or a true taste of Petoskey, step inside the Back Lot, an outdoor beer garden and communal gathering space downtown where a wild mix of aromas wafts from the windows of at least a half dozen food trucks. Fish-and-chip platters piled high with fried Great Lakes walleye battle for supremacy in the garden against smoked-potato tacos, Greek-seasoned French fries served with spicy feta-cheese garlic dip, and Hippy Chicken Phillies—adventurous spinoffs of the cheesesteak featuring shredded chicken, dried cherries, red onion, goat cheese and a balsamic glaze.
The Back Lot seemingly has something for everyone, which is an apt description for Petoskey itself—so long as your interests skew toward the outdoors. The Northern Michigan city is home to fewer than 7,000 people, and yet it boasts more than 1,300 acres of parkland and eight miles of Lake Michigan shoreline. The greater Petoskey area also features more than 160 ski runs and 60 miles of Nordic trails. Once spring begins to bloom, however, the slopes and paths give way to about two dozen golf courses, all within a 30-minute drive of downtown Petoskey.
With its windswept coastline, fescue-covered dunes and hilly terrain, the Petoskey area seems custom made for golf. The inevitable comparisons with Scotland extend to the friendliness of the local residents. “Whether they grew up here or whether they made the decision to chuck corporate life to live in Northern Michigan, the people here are very genuine,” says Ken Griffin, director of golf sales and marketing for Boyne Golf, which operates 10 of the region’s courses as part of Boyne Resorts. “They love living here, and they love sharing that experience with the people who visit.”
Boyne Golf’s roots in the area date to 1955, when Everett Kircher, the owner and developer of the Boyne Mountain Ski Area, built a rudimentary 9-hole course at the resort’s base, where the Mountain Grand Lodge and Spa now resides. Championship-caliber golf arrived about a decade later, when Kircher hired Robert Trent Jones Sr. to carve out a 7,143-yard course through the conifer trees at the base of the ski mountain at the Highlands, a 234-room resort located across Little Traverse Bay. His design, known as the Heather course, is widely credited with sparking the golf boom in Northern Michigan, which eventually led to the region’s claim to be “America’s Summer Golf Capital.”
Today the Heather course serves as the nucleus of the Highlands resort, which is now home to three additional 18-hole layouts. Playing through tight, tree-lined corridors, the Heather is a golfing time capsule, one that reflects a distinctive style of midcentury course architecture. With heavily bunkered green complexes and expansive water hazards that penalize wayward shots on more than half of the par-3s and par-5s, the course is idyllic but demanding. It has also influenced all subsequent Boyne-developed courses. “Every golf course we’ve built since has been measured against the Heather,” explains Bernie Friedrich, the director of golf course renovation and development at Boyne Resorts.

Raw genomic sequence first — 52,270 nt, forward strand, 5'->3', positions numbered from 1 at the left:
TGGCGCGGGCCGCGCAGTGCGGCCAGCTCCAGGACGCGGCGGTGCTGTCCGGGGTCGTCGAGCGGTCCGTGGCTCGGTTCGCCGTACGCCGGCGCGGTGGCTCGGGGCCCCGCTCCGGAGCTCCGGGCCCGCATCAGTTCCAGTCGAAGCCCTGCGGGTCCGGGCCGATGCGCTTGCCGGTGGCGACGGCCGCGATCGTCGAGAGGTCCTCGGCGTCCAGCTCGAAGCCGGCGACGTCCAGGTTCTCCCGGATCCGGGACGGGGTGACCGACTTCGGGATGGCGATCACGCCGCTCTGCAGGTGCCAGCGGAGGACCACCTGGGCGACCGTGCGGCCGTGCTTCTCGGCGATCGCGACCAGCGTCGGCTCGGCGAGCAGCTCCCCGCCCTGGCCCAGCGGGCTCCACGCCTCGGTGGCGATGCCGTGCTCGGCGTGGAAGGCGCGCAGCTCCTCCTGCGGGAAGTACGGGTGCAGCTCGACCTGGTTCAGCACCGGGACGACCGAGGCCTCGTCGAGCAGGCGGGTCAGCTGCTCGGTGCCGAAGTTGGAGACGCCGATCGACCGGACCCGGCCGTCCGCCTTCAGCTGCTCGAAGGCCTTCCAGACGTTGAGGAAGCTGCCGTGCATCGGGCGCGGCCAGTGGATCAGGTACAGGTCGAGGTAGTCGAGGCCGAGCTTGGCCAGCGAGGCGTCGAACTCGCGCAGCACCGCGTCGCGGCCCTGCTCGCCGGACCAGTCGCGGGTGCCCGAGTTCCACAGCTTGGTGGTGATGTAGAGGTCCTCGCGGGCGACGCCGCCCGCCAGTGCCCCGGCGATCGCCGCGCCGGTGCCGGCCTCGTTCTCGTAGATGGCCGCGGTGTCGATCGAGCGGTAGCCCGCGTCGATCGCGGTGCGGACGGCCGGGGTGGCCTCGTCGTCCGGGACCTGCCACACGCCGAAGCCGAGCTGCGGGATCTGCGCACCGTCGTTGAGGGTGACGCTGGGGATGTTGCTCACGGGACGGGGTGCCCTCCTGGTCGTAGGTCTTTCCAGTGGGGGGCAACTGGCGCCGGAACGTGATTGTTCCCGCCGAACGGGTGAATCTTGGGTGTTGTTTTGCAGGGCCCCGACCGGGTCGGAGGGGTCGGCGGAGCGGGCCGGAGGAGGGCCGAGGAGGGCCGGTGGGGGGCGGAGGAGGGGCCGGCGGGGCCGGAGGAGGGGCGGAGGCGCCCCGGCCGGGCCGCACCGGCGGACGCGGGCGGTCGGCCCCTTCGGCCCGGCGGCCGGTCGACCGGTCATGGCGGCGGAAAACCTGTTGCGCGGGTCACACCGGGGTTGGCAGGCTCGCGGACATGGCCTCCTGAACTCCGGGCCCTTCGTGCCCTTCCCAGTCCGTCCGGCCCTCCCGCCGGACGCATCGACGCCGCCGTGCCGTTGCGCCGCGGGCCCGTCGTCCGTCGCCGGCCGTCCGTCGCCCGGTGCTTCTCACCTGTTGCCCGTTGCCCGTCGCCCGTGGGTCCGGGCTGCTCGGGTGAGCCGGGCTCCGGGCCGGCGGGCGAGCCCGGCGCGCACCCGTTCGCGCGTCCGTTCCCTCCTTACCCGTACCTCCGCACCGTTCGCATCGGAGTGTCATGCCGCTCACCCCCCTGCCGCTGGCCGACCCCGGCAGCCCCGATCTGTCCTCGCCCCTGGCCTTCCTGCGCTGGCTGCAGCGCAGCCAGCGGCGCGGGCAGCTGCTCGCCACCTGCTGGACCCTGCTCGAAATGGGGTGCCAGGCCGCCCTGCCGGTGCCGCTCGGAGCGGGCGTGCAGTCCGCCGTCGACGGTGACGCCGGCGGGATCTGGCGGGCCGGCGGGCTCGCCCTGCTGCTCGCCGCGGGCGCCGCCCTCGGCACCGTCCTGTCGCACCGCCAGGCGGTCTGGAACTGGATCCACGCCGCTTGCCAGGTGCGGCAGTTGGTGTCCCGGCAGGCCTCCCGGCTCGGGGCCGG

In 1989, Kircher tasked Bill Newcomb and Jim Flick with building a composite re-creation of classic holes designed by Donald Ross. Aptly named the Donald Ross Memorial, the 6,850-yard layout features full-length clones of famous holes at courses including Oakland Hills and Seminole. “We wanted to create holes from places that most golfers may not have the opportunity
to play,” Friedrich says, “so there was a focus on the private clubs.”
Novel at first, the Ross course eventually grew tired and dated. However, modern technology is bringing it back to life—and better than ever—by enhancing the replication process. “Today, through technology, CAD and Google Earth, we are able to gather photos and dimensions to create an even more accurate reproduction of any updates,” Friedrich says. “It is our long-term plan to continue making key renovations to the course and keeping the tradition of Donald Ross alive here at Boyne.”
The last course built at the Highlands, Arthur Hills—named after its designer—opened in 1995 and is home to a signature par-5 that drops 350 feet from tee to green. Featuring a subtle punchbowl green, the 570-yard behemoth, nicknamed Everest, presents eagle opportunities and thrills golfers as they’re all but certain to watch their tee shots hang in the sky for what feels like an eternity.
The inevitable comparisons with Scotland extend to the friendliness of the local residents
About 25 minutes south of downtown Petoskey, near the site of Kircher’s original 9-hole layout, Boyne has two additional courses—Alpine and Monument—that trundle their way down the ski mountain to the shores of Deer Lake. But the jewel of Boyne’s 10 Petoskey-area courses is set along the shores of Lake Michigan, just five miles west of downtown.
Bay Harbor Golf Club features a trio of distinctive 9-hole layouts, built during the late 1990s, that offer three equally idiosyncratic experiences. The two most popular loops, the Quarry and the Links, meander across terrain reflective of their names. Encompassing almost 3,400 yards, the former plays through an old shale quarry marked by 40-foot gorges and stone cliffs. The Links, meanwhile, ventures along towering bluffs and fescue-covered dunes, offering panoramic vistas of Lake Michigan in the process.
The Links loop, perhaps more than any of its counterparts in this quiet corner of Northern Michigan, will have you drawing comparisons with Scotland. After your round, however, if the Back Lot beckons, it won’t be long before a food-truck Philly plants you squarely back in Petoskey.
The jewel of Boyne’s 10 Petoskey-area courses is set along the shores of Lake Michigan, just five miles west of downtown